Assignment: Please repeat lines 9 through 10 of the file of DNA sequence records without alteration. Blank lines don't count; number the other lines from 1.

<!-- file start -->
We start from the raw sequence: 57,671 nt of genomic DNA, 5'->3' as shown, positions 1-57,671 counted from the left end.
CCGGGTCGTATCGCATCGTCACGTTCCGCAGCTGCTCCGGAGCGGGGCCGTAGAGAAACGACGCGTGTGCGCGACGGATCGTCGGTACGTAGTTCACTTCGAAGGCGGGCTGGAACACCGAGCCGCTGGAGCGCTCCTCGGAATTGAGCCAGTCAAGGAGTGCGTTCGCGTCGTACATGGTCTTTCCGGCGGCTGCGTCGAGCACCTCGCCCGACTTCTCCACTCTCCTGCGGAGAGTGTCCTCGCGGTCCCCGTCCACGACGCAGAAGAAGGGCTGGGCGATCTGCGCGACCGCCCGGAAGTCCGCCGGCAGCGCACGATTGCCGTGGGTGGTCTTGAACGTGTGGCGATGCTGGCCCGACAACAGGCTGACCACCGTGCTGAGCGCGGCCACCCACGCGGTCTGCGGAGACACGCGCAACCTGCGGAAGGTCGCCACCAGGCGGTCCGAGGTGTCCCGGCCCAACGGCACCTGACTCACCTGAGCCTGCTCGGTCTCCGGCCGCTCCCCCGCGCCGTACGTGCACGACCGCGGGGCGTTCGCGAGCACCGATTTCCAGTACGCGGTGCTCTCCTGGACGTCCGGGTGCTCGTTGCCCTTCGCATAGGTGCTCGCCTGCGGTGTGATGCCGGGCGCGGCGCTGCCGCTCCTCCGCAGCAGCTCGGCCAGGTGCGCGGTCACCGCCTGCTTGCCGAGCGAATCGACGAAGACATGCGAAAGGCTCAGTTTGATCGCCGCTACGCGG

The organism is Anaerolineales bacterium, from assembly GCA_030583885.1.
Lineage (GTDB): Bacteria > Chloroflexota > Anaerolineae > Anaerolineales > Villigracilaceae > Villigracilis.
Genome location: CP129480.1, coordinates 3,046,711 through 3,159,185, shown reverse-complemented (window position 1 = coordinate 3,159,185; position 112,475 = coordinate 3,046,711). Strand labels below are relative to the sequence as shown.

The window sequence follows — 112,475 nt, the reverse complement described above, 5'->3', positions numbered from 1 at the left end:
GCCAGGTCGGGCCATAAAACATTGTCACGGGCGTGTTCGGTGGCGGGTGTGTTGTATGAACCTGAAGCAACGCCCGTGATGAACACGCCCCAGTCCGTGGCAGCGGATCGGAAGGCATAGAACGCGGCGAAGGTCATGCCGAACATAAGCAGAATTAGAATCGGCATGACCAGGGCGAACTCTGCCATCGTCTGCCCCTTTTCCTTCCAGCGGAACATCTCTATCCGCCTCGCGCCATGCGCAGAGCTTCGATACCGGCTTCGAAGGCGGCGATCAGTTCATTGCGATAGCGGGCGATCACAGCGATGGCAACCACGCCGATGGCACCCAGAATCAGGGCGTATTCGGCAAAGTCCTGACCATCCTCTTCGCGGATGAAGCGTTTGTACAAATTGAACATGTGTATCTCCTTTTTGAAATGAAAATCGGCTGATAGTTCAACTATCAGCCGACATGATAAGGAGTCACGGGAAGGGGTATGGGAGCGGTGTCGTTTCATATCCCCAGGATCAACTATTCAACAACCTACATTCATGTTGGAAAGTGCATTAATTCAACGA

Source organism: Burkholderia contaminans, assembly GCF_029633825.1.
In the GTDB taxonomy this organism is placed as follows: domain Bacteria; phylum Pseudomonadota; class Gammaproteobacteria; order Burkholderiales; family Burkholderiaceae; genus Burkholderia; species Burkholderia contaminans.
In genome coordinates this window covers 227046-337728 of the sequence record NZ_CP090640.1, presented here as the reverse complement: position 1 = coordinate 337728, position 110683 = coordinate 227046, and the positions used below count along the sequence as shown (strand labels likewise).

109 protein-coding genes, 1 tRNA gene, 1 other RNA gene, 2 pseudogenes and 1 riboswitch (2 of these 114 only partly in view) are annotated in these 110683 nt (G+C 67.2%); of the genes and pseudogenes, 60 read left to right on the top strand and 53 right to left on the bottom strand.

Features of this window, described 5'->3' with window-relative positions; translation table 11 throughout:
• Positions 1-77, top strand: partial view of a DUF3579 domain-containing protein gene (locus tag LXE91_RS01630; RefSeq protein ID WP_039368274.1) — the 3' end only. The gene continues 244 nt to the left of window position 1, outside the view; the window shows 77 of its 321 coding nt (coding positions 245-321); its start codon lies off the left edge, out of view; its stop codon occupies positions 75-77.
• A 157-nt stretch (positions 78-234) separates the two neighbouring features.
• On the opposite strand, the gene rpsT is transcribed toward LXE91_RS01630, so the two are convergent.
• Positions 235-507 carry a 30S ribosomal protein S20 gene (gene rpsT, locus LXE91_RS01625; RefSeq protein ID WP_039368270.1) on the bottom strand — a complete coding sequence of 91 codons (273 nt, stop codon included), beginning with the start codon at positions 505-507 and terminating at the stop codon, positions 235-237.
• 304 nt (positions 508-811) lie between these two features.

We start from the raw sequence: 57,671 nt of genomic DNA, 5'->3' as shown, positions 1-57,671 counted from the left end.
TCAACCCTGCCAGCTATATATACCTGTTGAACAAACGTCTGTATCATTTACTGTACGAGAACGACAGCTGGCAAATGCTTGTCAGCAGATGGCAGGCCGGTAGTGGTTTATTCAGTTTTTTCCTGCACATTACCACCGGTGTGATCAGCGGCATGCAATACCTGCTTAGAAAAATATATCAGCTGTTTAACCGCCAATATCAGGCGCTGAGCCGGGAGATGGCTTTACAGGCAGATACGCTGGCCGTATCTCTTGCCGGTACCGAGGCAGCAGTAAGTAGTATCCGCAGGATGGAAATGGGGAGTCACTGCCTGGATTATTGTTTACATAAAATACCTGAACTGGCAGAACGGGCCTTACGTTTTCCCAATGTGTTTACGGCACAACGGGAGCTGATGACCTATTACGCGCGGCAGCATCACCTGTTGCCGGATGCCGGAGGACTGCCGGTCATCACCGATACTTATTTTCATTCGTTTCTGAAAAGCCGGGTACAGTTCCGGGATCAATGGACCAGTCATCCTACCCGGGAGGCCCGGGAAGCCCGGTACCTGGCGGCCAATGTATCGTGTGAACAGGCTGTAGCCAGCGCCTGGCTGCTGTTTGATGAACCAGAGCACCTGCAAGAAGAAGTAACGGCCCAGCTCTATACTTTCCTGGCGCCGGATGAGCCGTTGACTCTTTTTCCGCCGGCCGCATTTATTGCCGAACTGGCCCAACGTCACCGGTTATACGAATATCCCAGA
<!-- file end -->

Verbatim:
In the GTDB taxonomy this organism is placed as follows: domain Bacteria; phylum Pseudomonadota; class Gammaproteobacteria; order Burkholderiales; family Burkholderiaceae; genus Burkholderia; species Burkholderia contaminans.
In genome coordinates this window covers 227046-337728 of the sequence record NZ_CP090640.1, presented here as the reverse complement: position 1 = coordinate 337728, position 110683 = coordinate 227046, and the positions used below count along the sequence as shown (strand labels likewise).